When we talk of asset classes in investment, the normal focus is on debt and equities. Nowadays, your financial plan also provides for some share of hybrid products to combine the benefits of debt and equity in a more customised format. The big question is should gold be included as part of your financial plan? Remember, when we talk of gold we are not talking about the gold in your jewellery; but we are talking of gold as an investment. This includes gold in the form of bars or gold in the form of e-gold or even in the form of gold bonds. In short, any product that helps you to mirror the price of gold can be included as gold investment.
But isn't gold an absolutely languid product?
That is the standard refrain. How can gold help in wealth creation. After all, over long periods of time, gold hardly moves. It is only during short spurts like 1971 to 1979 and 2006 to 2011 when gold has given really attractive returns. The logic is; if gold has outperformed only twice in a span of 50 years then is it really worthwhile considering gold as an asset class? More importantly, does it really qualify to be part of your financial plan? The answer is "Yes". When one talks of including gold in the long term portfolio the idea is not to outperform the market. The focus is more on diversification than on enhancing returns or wealth creation. Remember, gold has no intrinsic value as it does not earn anything nor does not generate any returns. The price movement is normally a demand/supply equation. Let us look at 4 reasons why gold should be a part of your portfolio.
Gold is your best bet in turbulent times..
If you look at the historical price of gold, it has typically outperformed during times of turbulence and uncertainty. The period between 1971 and 1979 was a period of tremendous economic and geopolitical turmoil. The Gold Standard had collapsed, Israel was fighting a series of wars in the Middle East, Saudi Arabia had imposed an oil embargo on the US, Iran was battling Iraq and Russia had invaded Afghanistan. It was during this period that gold rallied from $35/oz to $800/oz. The next period of gold appreciation was between 2006 and 2011 when a combination of the sub-prime crisis, the Lehman crisis and the European debt crisis made gold extremely valuable. Even if you leave aside these periods of outperformance, gold is best suited to hold value when there is political and economic uncertainty.
Gold saves you from the risk of fiat currencies..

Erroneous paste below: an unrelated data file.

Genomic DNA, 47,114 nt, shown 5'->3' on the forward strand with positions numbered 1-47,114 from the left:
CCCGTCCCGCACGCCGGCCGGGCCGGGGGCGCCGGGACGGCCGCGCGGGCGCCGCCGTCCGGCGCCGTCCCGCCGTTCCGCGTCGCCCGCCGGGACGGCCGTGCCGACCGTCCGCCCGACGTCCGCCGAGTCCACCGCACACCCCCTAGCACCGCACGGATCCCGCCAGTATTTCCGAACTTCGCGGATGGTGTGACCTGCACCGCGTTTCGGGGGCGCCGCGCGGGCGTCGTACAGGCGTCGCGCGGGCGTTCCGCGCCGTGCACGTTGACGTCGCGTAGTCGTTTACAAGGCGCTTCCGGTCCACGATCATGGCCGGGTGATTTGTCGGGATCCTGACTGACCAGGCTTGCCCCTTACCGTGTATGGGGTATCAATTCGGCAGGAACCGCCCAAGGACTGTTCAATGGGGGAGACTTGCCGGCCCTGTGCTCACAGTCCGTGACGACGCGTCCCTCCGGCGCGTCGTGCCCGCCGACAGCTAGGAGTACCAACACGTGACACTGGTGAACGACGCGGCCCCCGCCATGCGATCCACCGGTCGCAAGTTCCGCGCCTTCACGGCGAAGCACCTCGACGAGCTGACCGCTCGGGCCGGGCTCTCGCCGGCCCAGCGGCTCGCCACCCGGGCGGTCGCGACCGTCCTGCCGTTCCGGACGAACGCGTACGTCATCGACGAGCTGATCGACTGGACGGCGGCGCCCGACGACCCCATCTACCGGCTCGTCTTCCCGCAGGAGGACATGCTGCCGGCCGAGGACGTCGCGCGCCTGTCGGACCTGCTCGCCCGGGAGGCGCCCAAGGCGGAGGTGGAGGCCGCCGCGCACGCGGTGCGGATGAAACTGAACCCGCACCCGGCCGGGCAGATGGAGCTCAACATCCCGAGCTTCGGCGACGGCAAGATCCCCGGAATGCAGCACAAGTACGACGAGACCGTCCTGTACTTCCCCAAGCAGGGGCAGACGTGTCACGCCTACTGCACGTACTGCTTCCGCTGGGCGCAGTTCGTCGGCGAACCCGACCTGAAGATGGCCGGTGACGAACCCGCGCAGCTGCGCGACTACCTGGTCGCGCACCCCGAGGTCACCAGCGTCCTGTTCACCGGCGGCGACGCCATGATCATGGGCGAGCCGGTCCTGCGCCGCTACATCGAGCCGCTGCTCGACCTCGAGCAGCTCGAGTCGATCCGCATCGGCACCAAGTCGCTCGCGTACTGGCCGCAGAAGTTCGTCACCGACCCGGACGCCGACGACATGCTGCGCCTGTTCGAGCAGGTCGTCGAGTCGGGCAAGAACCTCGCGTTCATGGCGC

This is a slightly more complicated argument. Fiat currencies like the dollar, Euro, INR and Yen are issued based on a fiat by the central banks of these nations. Virtually, there is no limit to the amount of currency that these central banks can print. Over the last 9 years we have seen major central banks printing these currencies left, right and centre. This has led to the substantial debasing of these currencies. While this debasement is not immediately visible, at some point of time it will show up in currency value and also impact your portfolio value. But, gold being a non-fiat currency, has limited supply. Hence, it is broadly immune to debasement. That again makes a case for including gold in your portfolio.
Gold is a natural hedge to your portfolio..
The importance of gold arises from the fact that gold prices normally tend to have a low correlation to the movement of debt and equity. Equity and debt normally tend to form a curious pattern. In normal times, equity and bond prices tend to diverge while in times of economic crisis both the price of equity and debt crashes. Gold has a low correlation to equity and bond prices and hence including gold in your portfolio gives you a natural hedge. Even a 10% exposure to gold in your portfolio will give a natural hedge due to gold’s low correlation with other asset classes.
Gold has the longest surviving secondary market..
This is an interesting aspect about gold. Historically, it has been the longest surviving secondary market. That is because gold never goes out of demand and is a global product in the true sense of the term. If you compare the Dow Jones index over the last 70 years or the Sensex over the last 30 years, the components are vastly different. New stars have risen and old stars have fallen along the way. Therefore any investment in equity and mutual fund runs the risk of market churn. Gold is probably the only asset that is free from the risk of churn. You can be confident that even after 30 years there will be a robust secondary market for gold.
The crux of the story is that you must have an 8-10% exposure to gold in your long portfolio; ideally it can be demat gold. It will give your portfolio variety and also will act as a low correlation addition to your portfolio. As a hard asset, its stability has stood the test of time over the years!
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